Prophesee’s chip, now available in a 13×15 mm mini-PBGA package, integrates the company’s third generation CMOS Image Sensor (CIS) vision module. It features 640 x 480-pixel resolution with 15 µm pixels in 3/4” optical format. Although Verre said these characteristics should “open the way to large integration opportunities,” two key markets are -for the time being- left aside: automotive and mobile.
Asked more specifically about automotive, Verre said it was “a strategic subject for the company,” but the packaged version of the Metavision sensor is now “too big to be integrated in mainstream automotive applications.”
The company is now working on a fourth generation, reducing the size and increasing the resolution to address more mainstream applications such as automotive and mobile phones. Mass production of this fourth generation is expected in 2020.
In parallel, Verre said the company is working with partners on merging its data-driven camera technology with lidars and radars for automotive applications. “These are complementary approaches, and the benefit of our event-driven technology lays in its ultra-high temporal precision and short response time to detect what’s relevant and where to focus attention. Lidars and radars can then conduct an object classification and make the car take the right decision.” More concretely, Verre said Prophesee and its partners are now evaluating a multi-sensor approach that would combine a radar or lidar and, next to it, an event-based camera.
Economies of scale
Prophesee is based on 35 years of research in the field of neuromorphic engineering and has filed 51 patents. Beyond talent and IPs, it has become essential to secure the company’s economic viability.
In 2016, Prophesee (then known as Chronocam) applied the first generation of its sensor to treat people’s blindness at Pixium Vision, a Paris-based retina prosthetic company. Targeting medical applications and niche markets contributed to the validation of the technology. “Our first and second generations of sensors helped us confirm the industrial viability and scalability.” But, Verre continued, “we had to think in terms of economies of scale. If we can’t produce a sensor at a reasonable cost, we take the risk of addressing only niche applications, thus low volumes.” Manufacturing is such a critical subject, he continued. “When we started looking at other applications, we had to make sure we had the right reliability process and test structure in place.”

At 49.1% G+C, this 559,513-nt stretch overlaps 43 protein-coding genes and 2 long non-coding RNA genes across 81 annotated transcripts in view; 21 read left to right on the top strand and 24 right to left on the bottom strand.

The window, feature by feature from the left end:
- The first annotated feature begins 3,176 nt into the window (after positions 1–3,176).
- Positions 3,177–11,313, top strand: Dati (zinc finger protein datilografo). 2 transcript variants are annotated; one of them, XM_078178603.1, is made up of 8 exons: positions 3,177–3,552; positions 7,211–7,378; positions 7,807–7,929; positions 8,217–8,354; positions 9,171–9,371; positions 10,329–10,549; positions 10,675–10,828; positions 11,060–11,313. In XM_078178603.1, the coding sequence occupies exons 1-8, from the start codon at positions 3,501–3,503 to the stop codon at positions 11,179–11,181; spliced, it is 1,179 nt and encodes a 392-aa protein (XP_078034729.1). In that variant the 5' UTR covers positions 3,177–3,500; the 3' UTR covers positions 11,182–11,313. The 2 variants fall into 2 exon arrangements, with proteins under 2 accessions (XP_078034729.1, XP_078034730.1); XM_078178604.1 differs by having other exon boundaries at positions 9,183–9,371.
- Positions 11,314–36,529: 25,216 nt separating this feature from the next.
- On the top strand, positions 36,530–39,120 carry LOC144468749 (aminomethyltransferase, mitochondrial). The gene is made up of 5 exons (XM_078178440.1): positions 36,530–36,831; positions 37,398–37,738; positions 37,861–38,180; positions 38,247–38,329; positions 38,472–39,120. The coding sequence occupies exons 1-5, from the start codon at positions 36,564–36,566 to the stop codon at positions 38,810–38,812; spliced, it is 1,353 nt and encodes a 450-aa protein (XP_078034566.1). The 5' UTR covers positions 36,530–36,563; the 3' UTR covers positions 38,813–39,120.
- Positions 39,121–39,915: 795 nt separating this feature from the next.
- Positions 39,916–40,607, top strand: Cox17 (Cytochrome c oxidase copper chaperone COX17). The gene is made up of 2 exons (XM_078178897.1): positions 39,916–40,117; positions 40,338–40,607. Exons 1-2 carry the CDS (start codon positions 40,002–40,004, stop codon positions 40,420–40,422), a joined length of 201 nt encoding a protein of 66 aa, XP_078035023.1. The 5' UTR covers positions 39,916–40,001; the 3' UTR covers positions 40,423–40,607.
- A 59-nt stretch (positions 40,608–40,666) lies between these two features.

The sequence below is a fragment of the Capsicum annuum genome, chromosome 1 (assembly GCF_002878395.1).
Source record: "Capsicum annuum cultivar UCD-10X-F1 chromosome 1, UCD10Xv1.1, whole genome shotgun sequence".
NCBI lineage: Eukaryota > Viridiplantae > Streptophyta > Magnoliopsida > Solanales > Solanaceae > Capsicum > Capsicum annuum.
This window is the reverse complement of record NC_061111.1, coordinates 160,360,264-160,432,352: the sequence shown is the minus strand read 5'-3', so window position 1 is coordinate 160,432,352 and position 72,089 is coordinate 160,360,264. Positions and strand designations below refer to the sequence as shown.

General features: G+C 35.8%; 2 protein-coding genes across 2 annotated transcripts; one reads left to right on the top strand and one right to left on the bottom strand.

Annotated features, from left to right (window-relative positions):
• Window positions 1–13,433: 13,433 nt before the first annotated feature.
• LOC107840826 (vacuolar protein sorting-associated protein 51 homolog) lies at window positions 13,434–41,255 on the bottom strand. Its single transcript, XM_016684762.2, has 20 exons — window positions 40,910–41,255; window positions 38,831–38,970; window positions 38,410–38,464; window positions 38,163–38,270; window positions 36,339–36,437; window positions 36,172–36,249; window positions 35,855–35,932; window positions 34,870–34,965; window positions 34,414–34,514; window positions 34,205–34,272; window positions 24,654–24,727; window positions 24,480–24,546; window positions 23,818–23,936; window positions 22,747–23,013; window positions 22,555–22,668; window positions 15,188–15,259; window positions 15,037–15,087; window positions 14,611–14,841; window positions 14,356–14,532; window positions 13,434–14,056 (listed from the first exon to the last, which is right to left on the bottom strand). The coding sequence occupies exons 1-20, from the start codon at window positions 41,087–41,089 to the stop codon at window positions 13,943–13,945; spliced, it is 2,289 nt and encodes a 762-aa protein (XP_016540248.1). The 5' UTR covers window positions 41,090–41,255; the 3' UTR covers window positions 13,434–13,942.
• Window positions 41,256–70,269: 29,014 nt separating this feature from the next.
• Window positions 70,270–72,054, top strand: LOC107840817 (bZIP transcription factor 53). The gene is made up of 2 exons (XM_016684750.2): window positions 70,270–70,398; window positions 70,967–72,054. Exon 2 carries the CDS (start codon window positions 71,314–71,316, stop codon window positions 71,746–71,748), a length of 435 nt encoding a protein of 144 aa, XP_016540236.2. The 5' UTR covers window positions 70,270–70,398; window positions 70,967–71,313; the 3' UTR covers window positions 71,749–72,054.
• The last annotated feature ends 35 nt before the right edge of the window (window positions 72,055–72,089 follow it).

Foundry partner TowerJazz manufactured Prophesee’s first reference design. Taiwan-based Kingpak Technology Inc. now manufactures the company’s Metavision sensor in a.18µm specialized process.
So far, Prophesee said it has shipped “slightly more than one hundred sensors” to early adopters. Among them, Imago Technologies GmbH (Freiberg, Germany) is developing intelligent vision systems embedding Prophesee’s event-based vision sensor and algorithms. “We also work with partners in China, Japan and the United States on the development of industrial cameras.”
Verre said the company plans to ship a few thousand units this year. In 2020, volumes are expected to increase to tens of thousands or even hundreds of thousands of units.”
Anticipating the next cycle of the company’s development, Prophesee has recently signed five partnerships with global distributors and established a presence in the Silicon Valley, in Shanghai, and in Tokyo. It now employs more than one hundred people.
Opening the discussion, Verre elaborated on the complex and sophisticated aspects of the eye that have not been explored yet. “The eye can, for instance, assess light intensity, color contrasts, as well as preprocess movements and depth. These biologic lessons of the eye are a great source of inspiration as they would add some benefits to our technology.” On the software front, Verre expects brain-inspired computing architectures to emerge soon. Prophesee is currently working with “Intel and IBM on combining an artificial retina with an artificial brain, while “guaranteeing high-speed, low latency and power efficiency,” he added.
>> This article was originally published on our sister site, EE Times: “Event-Driven Vision Hits Production Lines.”